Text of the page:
Friday, July 17, 2015

Friday Finds: “Weak and Wicked”

Another in our growing line of vintage book covers we love.

Weak and Wicked, by Al James (Midwood, 1961).
Illustration by Ernest “Darcy” Chiriacka.

Here’s something I didn’t know until recently: Day Keene (1904-1969), the prolific author who penned such memorable works as Too Hot to Hold (1950), To Kiss or Kill (1951), Home Is the Sailor (1952), Dead Dolls Don’t Talk (1959), and Dead in Bed (1959)--had a son who also wrote fiction. Sometimes rather bad fiction. Keene’s real name was Gunard Hjertstedt, and he’s said to have been half-Swedish, half-Irish. His son, Albert James Hjertstedt, usually used the byline Al James, though he also wrote under such “house names” as “John Dexter” and “Al Jenkins.” His oeuvre included soft-porn “gems” on the order of Born to Sin (1960), Captive Wanton (1962--yet another candidate for my recent gallery), Miami Call Girl (1973), Not for Free (1973), and The Shameful Breed (1973).

Oh, and in 1961 Hjertstedt/James saw the release of his mass-market paperback original, Weak and Wicked.

I might never have known about James were it not for the outstanding artwork fronting Weak and Wicked. That painting was created by Ernest Chiriaka (1913-2010), an American artist of Greek descent who, signing himself “Darcy,” produced some of the most captivating and collectible paperback covers of the mid-20th century. The façade of Weak and Wicked is certainly no exception, with its seductive image of a seemingly in-control redhead who looks just on the verge of breaking free from one or more of her delicate undergarments. “Men Wanted What She Gave--and Deserved What They Got,” warns the main cover line, while the text on the back jacket (shown at right) offers clues to this novel’s salacious storyline:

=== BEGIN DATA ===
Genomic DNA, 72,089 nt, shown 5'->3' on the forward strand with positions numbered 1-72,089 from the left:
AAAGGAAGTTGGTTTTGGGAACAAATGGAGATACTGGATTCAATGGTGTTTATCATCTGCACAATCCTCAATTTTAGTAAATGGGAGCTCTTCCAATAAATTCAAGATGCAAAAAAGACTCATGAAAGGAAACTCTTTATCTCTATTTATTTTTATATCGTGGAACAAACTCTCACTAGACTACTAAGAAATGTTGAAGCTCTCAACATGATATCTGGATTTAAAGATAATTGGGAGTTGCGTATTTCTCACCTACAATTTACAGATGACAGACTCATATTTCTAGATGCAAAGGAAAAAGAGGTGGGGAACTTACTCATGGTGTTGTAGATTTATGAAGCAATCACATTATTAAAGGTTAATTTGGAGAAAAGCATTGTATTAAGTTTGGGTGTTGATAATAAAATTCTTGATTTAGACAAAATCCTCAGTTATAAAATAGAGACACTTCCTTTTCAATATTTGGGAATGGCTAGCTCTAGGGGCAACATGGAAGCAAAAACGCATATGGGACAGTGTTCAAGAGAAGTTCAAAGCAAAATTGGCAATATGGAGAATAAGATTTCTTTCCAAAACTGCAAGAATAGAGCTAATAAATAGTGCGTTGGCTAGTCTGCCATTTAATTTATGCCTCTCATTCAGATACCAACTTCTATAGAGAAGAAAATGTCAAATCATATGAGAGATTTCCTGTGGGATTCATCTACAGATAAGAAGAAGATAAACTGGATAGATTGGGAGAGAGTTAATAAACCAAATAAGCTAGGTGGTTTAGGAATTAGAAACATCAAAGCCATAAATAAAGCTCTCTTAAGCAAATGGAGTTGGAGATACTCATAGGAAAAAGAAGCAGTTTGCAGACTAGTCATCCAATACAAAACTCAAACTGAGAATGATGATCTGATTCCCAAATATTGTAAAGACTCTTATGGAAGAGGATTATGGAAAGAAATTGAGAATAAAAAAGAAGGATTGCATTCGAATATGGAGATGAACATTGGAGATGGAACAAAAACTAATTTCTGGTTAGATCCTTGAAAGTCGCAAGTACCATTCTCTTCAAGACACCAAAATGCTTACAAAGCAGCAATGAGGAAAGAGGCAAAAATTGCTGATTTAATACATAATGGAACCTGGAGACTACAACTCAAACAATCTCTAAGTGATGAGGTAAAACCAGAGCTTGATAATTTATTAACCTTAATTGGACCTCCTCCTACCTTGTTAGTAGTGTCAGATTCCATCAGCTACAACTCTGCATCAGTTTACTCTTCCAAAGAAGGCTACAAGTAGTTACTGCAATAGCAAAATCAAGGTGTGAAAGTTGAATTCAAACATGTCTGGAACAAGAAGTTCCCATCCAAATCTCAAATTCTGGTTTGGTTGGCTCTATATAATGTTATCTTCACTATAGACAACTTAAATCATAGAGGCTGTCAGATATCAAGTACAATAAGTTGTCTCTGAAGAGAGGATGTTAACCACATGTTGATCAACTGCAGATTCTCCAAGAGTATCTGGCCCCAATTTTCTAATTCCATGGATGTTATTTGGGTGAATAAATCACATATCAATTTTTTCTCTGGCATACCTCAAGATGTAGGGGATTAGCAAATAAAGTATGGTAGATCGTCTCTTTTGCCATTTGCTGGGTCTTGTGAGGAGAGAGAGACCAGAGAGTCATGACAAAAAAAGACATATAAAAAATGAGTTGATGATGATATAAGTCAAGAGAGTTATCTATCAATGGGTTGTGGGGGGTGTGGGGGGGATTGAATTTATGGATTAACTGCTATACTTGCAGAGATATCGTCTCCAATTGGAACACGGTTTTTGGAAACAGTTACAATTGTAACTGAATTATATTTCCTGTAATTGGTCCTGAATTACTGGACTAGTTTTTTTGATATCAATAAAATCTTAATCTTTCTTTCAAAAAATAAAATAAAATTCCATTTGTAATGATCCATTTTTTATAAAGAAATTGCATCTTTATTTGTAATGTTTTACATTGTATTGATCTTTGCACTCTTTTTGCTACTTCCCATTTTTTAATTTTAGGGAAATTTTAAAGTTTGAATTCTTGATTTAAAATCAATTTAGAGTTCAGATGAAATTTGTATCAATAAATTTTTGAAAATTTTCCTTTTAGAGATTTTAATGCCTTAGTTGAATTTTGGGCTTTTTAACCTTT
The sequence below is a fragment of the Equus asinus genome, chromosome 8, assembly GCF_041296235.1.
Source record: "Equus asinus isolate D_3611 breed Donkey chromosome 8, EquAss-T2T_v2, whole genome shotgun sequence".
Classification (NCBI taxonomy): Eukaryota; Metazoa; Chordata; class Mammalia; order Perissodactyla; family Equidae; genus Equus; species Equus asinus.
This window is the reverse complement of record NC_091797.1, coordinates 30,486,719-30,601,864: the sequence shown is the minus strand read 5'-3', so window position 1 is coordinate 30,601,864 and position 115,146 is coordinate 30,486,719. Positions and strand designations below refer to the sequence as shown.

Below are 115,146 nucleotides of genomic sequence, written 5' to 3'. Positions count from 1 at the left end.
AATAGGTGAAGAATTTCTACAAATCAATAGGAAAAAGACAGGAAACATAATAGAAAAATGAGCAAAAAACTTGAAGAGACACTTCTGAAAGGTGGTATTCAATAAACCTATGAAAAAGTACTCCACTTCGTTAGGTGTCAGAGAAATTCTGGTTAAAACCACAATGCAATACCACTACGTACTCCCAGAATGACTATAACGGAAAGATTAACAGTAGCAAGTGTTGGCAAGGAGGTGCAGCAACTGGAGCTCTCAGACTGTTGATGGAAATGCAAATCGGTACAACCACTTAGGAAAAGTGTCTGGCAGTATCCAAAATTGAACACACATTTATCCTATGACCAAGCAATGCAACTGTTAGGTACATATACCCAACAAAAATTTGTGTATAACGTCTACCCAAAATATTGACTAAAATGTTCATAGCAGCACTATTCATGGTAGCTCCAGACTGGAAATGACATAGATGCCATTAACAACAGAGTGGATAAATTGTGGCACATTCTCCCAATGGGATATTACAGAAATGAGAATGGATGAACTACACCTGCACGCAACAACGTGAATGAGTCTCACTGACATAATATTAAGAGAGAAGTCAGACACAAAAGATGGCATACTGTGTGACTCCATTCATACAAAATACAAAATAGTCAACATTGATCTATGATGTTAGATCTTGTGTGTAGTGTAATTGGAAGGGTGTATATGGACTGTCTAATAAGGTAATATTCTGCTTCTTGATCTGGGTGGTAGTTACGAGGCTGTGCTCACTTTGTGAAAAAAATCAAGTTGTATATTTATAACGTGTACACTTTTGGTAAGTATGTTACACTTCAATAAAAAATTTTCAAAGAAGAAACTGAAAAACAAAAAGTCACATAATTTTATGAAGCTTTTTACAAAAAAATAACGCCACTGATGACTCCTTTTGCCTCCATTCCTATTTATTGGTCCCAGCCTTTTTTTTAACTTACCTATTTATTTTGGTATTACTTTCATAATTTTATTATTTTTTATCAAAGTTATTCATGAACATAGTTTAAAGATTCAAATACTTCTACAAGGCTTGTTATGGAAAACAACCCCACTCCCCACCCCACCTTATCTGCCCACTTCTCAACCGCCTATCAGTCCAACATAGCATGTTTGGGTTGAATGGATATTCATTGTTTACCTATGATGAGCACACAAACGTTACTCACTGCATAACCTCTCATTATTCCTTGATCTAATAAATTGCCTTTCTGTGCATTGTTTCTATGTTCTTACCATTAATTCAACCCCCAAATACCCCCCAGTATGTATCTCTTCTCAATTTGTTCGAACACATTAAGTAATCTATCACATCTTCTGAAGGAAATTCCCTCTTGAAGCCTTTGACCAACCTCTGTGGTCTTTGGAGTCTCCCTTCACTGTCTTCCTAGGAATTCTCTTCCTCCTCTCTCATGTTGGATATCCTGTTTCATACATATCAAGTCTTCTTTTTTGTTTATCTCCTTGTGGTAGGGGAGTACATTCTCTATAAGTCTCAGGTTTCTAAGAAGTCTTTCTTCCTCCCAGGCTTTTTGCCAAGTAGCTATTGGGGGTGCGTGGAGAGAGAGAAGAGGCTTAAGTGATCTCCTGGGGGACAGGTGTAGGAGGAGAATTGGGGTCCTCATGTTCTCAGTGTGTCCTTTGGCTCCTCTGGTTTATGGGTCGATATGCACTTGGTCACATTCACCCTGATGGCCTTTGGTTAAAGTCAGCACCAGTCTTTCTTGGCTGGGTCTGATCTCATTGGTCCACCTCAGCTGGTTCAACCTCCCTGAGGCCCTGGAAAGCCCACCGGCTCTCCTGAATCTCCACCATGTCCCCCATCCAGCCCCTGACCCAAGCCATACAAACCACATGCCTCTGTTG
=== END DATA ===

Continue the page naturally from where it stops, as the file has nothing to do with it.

Mike stood in the doorway of the hut. It was twilight, and behind him was the raucous night sound of the swamp coming alive. Mike stared at the girl who lay on the rumpled cot. A fade cotton wrapper hung loosely upon her supple contours. She smiled in the maddening insolent way of a woman sure of herself.

He had run from the passions that nearly destroyed him … But now he knew Myra … And she was everything he feared.
I searched the Web over the last several days, hoping to find out more about Al James. Information was incredibly sparse; he’s overshadowed tremendously by his father. I did, however, stumble across a note at the end of a profile of Day Keene on the Mystery*File site that says Hjertstedt/James had once lived in Franklin, North Carolina, where he was “involved in publications for recreational vehicles,” but that he “died in 2001.” If anyone reading this post can provide additional facts about the author, please share them in the Comments section below.

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